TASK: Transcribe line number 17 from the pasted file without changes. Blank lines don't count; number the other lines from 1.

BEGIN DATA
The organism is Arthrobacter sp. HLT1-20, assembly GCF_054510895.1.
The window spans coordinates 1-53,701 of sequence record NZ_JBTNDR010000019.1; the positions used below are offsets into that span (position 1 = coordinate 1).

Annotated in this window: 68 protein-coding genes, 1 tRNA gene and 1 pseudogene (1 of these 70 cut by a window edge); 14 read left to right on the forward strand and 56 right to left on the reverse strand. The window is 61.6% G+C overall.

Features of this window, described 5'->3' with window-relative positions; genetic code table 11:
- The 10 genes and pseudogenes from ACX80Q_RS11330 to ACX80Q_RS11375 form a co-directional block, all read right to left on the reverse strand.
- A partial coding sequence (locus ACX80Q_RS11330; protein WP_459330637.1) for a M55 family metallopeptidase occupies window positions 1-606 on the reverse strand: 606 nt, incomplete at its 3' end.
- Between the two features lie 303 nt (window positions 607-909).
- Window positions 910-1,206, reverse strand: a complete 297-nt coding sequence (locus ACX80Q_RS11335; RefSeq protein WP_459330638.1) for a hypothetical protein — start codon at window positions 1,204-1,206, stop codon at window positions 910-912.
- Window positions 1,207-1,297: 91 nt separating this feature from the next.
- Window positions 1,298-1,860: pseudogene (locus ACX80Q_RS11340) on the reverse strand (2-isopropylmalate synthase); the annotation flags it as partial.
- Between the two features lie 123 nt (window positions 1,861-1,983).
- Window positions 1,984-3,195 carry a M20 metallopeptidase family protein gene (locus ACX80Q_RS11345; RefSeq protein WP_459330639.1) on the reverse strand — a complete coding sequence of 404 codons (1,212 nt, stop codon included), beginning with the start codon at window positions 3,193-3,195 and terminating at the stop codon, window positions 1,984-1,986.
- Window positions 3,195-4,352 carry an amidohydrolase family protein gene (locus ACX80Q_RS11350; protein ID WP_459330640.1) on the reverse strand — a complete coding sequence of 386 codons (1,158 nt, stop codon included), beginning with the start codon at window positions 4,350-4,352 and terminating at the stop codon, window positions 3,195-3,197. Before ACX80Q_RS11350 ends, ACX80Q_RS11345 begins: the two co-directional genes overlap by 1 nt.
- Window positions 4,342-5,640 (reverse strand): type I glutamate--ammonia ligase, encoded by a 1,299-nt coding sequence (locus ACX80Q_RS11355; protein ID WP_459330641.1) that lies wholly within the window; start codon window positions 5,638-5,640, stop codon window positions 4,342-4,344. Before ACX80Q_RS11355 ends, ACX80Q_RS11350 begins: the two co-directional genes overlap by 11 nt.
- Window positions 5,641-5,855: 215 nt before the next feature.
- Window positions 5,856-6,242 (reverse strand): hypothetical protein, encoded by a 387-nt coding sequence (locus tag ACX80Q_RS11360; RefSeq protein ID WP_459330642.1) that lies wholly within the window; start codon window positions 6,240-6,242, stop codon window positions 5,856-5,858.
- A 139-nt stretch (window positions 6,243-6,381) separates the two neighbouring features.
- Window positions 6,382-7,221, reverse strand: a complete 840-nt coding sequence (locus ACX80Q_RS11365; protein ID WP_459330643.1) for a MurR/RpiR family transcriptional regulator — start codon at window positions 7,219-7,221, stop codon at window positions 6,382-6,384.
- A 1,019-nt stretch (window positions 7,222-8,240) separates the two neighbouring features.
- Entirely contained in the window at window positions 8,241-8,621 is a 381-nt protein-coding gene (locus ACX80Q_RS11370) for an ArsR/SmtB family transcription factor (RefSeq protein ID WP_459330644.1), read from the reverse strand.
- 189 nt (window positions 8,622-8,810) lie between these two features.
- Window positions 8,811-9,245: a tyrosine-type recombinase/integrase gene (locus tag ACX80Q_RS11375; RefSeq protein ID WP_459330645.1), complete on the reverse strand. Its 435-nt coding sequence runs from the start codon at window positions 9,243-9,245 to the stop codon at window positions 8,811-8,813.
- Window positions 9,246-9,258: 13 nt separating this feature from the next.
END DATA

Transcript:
- A 139-nt stretch (window positions 6,243-6,381) separates the two neighbouring features.